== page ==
Put this down if you will to the grump of a watcher of long-ago Idaho legislative sessions – the arrival of a new decade tends to put exclamation points on the passage of time – but in some ways the Idaho Legislature functioned better in years, in decades, past.
And some of that has to do with the environment in which the work is done.
I’m comparing the legislature of today with that of three or four decades ago, but leaving out (for purposes here) the specific people or parties involved. Consider instead how they worked, and especially the access people had to those legislators.
There have been advances. Technology has helped. It allows for better presentations and better communications, and the ability of people around the state (and beyond) to observe, in real time, what’s going on, and even allows legislators to hear from people at remote locations (an effort that has been launched relatively recently and may be expanded). The statehouse renovation of some years ago has resulted in larger and more attractive quarters, and much of the open access to the building that was a long-time hallmark of the old way happily has been preserved.
But any visitor to the legislature who showed up in 1980 and then in 2020 might be shocked by the diminished level of access to legislators. There was a further-back time when access (especially by lobbyists, once known to stand right behind curtains that ringed the chambers) may have been too great. In 1980, most Idaho legislators did not have offices, and many of them worked at their desks on the Senate and House floor. Legislative offices were located nearby, and lawmakers who used them often were easy to find there.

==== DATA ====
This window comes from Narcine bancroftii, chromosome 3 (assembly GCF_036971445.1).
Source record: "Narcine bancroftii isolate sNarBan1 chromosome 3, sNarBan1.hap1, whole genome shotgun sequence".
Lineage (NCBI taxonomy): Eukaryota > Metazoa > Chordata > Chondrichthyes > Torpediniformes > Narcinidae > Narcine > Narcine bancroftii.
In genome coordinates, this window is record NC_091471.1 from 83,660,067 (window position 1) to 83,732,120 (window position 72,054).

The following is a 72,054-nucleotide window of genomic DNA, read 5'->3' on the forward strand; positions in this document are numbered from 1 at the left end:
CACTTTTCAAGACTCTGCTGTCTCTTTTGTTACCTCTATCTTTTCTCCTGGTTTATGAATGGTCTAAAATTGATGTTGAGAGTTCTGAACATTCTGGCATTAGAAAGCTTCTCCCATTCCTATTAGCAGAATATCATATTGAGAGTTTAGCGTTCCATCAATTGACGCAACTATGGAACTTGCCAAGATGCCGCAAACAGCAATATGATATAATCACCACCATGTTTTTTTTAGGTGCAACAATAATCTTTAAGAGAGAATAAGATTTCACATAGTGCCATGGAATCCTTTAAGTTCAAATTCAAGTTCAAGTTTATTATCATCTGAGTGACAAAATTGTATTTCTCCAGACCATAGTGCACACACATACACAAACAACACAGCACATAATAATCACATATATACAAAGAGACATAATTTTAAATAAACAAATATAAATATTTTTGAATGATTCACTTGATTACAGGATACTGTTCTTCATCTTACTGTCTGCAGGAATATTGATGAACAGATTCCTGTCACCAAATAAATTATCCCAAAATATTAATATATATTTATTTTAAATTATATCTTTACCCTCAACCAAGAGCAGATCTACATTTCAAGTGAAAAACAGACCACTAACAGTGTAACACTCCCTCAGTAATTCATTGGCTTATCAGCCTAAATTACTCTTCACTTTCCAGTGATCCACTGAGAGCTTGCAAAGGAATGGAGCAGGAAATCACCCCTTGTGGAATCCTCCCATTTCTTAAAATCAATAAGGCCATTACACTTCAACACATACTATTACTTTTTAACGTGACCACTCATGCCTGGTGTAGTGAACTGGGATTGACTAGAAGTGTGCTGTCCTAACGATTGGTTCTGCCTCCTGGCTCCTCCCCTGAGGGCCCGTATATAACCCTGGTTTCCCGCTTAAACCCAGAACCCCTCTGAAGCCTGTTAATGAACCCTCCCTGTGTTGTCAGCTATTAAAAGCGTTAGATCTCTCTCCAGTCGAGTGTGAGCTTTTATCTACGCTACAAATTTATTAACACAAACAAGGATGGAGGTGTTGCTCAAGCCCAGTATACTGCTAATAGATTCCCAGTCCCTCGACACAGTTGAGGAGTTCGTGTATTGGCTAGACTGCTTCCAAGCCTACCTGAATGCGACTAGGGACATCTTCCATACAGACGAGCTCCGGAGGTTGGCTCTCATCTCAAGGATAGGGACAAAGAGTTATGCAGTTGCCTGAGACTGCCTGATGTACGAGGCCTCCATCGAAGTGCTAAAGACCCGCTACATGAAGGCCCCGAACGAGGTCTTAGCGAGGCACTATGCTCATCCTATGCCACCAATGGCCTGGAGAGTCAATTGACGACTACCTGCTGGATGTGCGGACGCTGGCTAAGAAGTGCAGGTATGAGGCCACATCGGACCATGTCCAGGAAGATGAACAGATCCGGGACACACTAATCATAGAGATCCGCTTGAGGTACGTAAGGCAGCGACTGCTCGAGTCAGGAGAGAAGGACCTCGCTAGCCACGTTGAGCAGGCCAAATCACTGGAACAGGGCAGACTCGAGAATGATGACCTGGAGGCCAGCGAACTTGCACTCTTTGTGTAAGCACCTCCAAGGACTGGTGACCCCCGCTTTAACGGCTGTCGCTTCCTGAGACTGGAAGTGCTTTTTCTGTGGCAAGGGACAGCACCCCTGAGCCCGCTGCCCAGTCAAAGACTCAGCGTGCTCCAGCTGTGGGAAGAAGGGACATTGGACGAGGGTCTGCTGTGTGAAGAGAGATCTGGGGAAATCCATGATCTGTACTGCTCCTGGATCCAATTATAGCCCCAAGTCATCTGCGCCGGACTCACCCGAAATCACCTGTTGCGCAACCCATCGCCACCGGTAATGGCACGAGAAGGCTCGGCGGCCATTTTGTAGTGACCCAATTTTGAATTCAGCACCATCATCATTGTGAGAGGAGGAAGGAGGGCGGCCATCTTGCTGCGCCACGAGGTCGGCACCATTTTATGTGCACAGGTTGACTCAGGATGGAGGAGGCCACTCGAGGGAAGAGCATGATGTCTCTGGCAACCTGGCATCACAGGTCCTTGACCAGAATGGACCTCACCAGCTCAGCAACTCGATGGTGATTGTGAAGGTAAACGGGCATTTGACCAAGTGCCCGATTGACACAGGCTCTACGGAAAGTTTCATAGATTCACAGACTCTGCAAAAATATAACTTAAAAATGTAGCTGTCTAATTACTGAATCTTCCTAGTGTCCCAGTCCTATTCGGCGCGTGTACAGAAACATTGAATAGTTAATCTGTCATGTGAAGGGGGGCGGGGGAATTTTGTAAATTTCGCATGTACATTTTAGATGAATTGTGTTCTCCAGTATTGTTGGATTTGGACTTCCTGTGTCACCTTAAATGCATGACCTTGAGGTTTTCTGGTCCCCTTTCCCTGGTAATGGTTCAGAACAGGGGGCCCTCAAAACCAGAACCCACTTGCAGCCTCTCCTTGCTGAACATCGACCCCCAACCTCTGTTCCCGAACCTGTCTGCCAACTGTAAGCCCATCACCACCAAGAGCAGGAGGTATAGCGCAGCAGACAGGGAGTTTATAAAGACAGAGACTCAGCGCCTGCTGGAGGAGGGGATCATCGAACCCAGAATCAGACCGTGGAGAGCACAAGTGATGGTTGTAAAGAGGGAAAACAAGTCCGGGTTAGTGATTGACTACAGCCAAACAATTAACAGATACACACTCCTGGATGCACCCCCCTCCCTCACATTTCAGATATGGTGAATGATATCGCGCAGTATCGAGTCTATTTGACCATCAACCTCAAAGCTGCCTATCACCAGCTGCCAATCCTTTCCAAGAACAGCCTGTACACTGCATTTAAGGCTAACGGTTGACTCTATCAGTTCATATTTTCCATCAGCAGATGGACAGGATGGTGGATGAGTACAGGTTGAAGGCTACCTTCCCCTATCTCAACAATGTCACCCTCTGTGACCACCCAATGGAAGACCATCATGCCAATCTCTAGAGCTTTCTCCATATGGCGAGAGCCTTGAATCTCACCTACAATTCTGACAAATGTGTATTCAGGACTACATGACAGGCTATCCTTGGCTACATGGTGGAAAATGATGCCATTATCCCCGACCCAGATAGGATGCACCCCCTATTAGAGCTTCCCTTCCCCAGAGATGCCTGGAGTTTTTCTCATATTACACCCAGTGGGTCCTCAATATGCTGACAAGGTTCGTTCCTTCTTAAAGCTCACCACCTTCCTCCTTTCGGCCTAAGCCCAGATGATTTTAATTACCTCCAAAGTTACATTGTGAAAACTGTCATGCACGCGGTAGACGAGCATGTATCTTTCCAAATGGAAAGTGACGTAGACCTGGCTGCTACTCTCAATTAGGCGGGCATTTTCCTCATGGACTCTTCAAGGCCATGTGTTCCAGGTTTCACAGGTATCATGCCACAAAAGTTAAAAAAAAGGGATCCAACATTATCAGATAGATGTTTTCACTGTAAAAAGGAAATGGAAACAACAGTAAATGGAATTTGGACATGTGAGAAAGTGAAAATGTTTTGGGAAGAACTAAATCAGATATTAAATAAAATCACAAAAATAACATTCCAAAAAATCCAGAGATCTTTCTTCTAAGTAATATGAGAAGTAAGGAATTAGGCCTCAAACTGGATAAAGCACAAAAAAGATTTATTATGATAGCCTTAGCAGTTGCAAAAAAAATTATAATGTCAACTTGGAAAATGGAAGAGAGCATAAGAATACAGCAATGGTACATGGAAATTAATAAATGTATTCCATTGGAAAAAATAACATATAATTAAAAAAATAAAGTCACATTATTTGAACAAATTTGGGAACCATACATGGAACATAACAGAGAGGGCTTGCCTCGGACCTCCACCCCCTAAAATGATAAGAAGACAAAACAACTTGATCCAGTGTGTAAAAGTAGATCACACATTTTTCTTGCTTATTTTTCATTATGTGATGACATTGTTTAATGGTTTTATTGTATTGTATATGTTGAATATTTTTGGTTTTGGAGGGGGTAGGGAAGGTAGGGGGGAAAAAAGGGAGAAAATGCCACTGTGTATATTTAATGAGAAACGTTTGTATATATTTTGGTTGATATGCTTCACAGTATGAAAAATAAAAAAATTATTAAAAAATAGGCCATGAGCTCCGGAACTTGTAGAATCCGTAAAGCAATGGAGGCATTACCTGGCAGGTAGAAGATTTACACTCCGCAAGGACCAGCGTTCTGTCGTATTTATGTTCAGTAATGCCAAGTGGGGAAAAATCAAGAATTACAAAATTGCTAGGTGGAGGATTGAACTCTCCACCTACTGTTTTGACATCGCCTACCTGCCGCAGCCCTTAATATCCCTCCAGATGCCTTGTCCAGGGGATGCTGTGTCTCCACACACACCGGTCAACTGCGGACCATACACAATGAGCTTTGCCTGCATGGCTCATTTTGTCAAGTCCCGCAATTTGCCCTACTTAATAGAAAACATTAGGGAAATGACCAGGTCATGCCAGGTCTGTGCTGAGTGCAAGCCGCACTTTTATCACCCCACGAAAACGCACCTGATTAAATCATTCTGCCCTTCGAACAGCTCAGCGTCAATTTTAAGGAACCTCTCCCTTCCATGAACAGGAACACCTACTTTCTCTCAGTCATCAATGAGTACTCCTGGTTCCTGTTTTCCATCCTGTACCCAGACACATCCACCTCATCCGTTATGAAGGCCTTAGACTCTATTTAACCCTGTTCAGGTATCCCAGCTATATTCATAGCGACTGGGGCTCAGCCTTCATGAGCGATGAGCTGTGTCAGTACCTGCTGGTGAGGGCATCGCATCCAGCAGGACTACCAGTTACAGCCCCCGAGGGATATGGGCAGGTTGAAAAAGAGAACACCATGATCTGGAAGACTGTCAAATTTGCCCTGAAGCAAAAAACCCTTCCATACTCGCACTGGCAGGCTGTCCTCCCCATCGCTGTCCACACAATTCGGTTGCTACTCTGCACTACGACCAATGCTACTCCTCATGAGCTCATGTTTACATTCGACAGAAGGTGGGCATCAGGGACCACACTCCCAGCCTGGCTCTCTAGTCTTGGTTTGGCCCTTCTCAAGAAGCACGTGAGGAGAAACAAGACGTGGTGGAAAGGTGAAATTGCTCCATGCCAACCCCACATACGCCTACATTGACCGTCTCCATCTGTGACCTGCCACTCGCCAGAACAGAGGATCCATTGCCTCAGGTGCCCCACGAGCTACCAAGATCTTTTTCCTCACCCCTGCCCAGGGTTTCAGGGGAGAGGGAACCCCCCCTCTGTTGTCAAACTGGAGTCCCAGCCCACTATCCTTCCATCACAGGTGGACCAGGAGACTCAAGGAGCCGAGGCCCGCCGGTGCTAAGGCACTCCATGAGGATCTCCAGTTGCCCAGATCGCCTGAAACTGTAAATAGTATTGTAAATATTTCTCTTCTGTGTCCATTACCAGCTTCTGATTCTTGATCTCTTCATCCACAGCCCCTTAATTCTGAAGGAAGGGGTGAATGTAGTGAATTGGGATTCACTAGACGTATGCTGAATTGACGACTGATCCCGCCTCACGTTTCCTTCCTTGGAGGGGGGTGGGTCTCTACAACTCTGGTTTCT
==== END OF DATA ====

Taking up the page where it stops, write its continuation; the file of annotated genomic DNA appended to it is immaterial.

You have free articles remaining.
Yes, those quarters were cramped and, really, even in 1980 weren’t adequate to needs. But today, the more common reality is that legislators either appear in meetings on the floor or in committees, and then appear to vanish – often into offices located floors away, and difficult to find if you’re not familiar with the building. Obviously they can talk to whoever they want to talk to, but unless you’re staff or a friend or ally you may never bump into them. Like too many of us, more than in decades past, they often live and work in a bubble.
All this is what came to my mind in watching the latest rounds of the long-running squabble between the leaders of the Idaho House and state Treasurer Julie Ellsworth over the office space on the first floor of the Statehouse, which long has been occupied by the treasurer’s office: The legislature wants the space for additional offices, and the treasurer’s office doesn’t want to move. A court hearing on the dispute is set for Tuesday.
Last week a group called Priorities Over Private Offices (the origins and membership of the group have been unclear) announced itself and blasted the legislative move and the estimated millions in spending for the renovation.
Its arguments included, “Idahoans do not want to waste $10.5 million of taxpayer dollars on offices that will be used three months a year. Idahoans do not want the historic original offices within the Idaho Capitol destroyed to make room for new offices to have private meetings with lobbyists. The public’s business should be conducted in public; not in closed door meetings with lobbyists.”
Looking ahead, as the state grows so will its legislative (and other state) operations, and so will office space. That may be close to inevitable.
But legislators should be careful, maybe more careful than they have been up to now, that they do not shut themselves off from the public – from people who want to see them, as opposed to people they want to see.
Remembering back to the years around 1980, I can recall many an occasion when the course of legislation, and the views of a legislator, changed because of unexpected or even chance encounters. Those seem to be happening less. The legislature convening this week might do well to keep some of those long-time trends, and the problems as well as the solutions of better working space, in mind.